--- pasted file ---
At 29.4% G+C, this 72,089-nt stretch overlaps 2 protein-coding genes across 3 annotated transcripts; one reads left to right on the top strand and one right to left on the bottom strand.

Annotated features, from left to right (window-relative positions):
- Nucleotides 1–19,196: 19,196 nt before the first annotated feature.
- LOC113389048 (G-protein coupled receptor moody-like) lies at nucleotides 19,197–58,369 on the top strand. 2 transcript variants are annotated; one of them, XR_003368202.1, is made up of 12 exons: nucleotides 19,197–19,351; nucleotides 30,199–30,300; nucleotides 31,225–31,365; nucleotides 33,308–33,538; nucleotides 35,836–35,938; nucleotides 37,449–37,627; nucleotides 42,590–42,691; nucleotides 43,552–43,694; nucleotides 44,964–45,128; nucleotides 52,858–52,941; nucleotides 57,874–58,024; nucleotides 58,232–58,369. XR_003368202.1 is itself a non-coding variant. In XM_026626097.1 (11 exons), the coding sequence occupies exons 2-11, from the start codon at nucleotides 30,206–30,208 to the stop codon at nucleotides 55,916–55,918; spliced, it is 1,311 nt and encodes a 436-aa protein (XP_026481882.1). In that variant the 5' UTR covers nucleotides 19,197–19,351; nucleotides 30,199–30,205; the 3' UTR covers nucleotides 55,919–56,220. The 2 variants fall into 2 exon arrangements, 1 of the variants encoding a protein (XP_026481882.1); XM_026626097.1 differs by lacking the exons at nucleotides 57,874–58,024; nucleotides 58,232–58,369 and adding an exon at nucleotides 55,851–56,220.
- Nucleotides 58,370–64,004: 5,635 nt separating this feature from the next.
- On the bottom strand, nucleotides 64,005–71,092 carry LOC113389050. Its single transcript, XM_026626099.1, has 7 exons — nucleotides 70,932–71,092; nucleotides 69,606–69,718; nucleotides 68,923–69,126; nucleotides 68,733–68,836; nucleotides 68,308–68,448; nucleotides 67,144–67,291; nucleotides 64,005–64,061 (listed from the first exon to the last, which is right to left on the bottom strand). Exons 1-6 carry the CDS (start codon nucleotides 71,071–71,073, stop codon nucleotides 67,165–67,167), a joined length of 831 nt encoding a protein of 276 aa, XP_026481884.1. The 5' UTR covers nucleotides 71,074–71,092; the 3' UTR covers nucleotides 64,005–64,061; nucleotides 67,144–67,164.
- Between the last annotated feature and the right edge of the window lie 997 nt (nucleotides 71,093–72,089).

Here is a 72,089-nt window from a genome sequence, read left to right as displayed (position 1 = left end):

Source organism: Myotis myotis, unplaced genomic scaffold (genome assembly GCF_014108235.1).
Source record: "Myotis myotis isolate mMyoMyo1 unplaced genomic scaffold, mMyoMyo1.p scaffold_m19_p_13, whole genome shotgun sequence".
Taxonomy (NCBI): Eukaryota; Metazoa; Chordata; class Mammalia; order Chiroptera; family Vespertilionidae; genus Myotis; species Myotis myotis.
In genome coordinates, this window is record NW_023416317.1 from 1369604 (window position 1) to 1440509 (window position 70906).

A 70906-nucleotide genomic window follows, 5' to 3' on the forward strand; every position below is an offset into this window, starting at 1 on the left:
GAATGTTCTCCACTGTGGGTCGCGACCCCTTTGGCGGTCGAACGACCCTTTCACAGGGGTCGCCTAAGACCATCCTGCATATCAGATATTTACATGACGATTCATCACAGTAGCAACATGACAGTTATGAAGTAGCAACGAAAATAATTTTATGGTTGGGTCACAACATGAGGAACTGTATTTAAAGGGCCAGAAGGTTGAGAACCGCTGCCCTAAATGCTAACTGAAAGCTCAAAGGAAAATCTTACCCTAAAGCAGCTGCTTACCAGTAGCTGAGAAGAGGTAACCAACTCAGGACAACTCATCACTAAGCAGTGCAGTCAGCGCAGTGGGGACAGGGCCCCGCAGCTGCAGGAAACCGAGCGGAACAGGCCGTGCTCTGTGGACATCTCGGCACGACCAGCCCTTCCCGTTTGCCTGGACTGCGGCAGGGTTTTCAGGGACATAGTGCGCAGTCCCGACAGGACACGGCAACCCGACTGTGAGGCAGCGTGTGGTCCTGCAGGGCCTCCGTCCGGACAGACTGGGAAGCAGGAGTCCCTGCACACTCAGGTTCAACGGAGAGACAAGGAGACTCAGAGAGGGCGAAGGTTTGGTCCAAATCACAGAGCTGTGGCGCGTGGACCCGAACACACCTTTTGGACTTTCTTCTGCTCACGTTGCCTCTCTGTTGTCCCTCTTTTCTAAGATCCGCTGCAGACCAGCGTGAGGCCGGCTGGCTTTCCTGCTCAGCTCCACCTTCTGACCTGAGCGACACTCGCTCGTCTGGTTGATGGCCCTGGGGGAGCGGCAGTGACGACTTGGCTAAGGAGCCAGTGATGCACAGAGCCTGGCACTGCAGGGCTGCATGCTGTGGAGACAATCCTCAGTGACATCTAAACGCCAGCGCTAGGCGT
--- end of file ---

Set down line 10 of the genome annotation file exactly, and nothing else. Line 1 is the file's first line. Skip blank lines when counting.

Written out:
Source record: "Myotis myotis isolate mMyoMyo1 unplaced genomic scaffold, mMyoMyo1.p scaffold_m19_p_13, whole genome shotgun sequence".